A cook and competitive cyclist explains the smart thinking behind his quick, healthy recipes.

By Food & Wine
July 01, 2011


Chefs are known for being competitive, but Quinn Hatfield of Hatfield's in Los Angeles beats them all: He trains 12 hours a week for state and national cycling races, invariably finishing in the top five. When it comes to fueling his workouts, he takes a make-ahead approach, preparing batches of whole grains to add to oatmeal for breakfast and grilling meats like flank steak to use in open-face sandwiches (topped with his own fast pickles) for lunch. Naturally, he's turned this prep into a sort of race with himself: "I've gotten so good, I can make what I need for a few days in an hour," he brags, adding: "I'm a big fan of finding natural ways to feed my body. I'm not afraid of a little jarred mayonnaise, but I skip the deli turkey that was cooked a year ago."Three-Grain Cereal with Dates and Cinnamon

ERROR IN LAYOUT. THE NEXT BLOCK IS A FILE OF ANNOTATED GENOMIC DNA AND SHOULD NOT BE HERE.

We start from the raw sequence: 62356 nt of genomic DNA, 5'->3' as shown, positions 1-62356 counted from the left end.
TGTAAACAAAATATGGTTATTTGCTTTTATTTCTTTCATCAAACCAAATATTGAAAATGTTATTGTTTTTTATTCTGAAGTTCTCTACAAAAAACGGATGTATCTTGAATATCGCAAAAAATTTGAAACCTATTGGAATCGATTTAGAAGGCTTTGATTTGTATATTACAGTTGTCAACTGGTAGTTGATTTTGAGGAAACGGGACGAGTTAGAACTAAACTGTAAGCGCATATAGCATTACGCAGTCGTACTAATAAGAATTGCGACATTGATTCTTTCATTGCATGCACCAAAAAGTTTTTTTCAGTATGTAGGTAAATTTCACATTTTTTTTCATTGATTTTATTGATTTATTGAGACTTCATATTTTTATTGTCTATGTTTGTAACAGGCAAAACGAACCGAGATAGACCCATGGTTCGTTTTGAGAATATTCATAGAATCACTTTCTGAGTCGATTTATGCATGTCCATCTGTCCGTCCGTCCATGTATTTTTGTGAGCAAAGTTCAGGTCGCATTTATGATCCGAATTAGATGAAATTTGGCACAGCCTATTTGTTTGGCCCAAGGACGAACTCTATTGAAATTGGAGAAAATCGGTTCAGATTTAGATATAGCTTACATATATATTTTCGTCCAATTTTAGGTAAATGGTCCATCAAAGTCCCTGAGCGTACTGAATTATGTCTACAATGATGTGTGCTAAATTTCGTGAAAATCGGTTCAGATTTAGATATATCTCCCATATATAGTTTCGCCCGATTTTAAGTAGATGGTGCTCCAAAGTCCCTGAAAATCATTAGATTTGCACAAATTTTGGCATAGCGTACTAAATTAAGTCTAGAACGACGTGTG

Quinn Hatfield's Healthy Breakfast Tip

"Using cinnamon is a great way to cut back on sugar, because it tricks you into thinking you're eating something sweet," says Quinn Hatfield. Open-Face Steak Sandwich with Pickled Green Tomatoes

Quinn Hatfield's Healthy Lunch Idea

"If I don't have good food at hand, I always eat the wrong thing," Hatfield says. That's why he keeps grilled meats in his fridge for sandwiches.Gingered Salmon with Grilled Corn and Watercress Salad

Quinn Hatfield's Healthy Dinner Trick

Hatfield makes a big batch of a simple balsamic syrup to use all week on a variety of dishes, including ginger-studded salmon.
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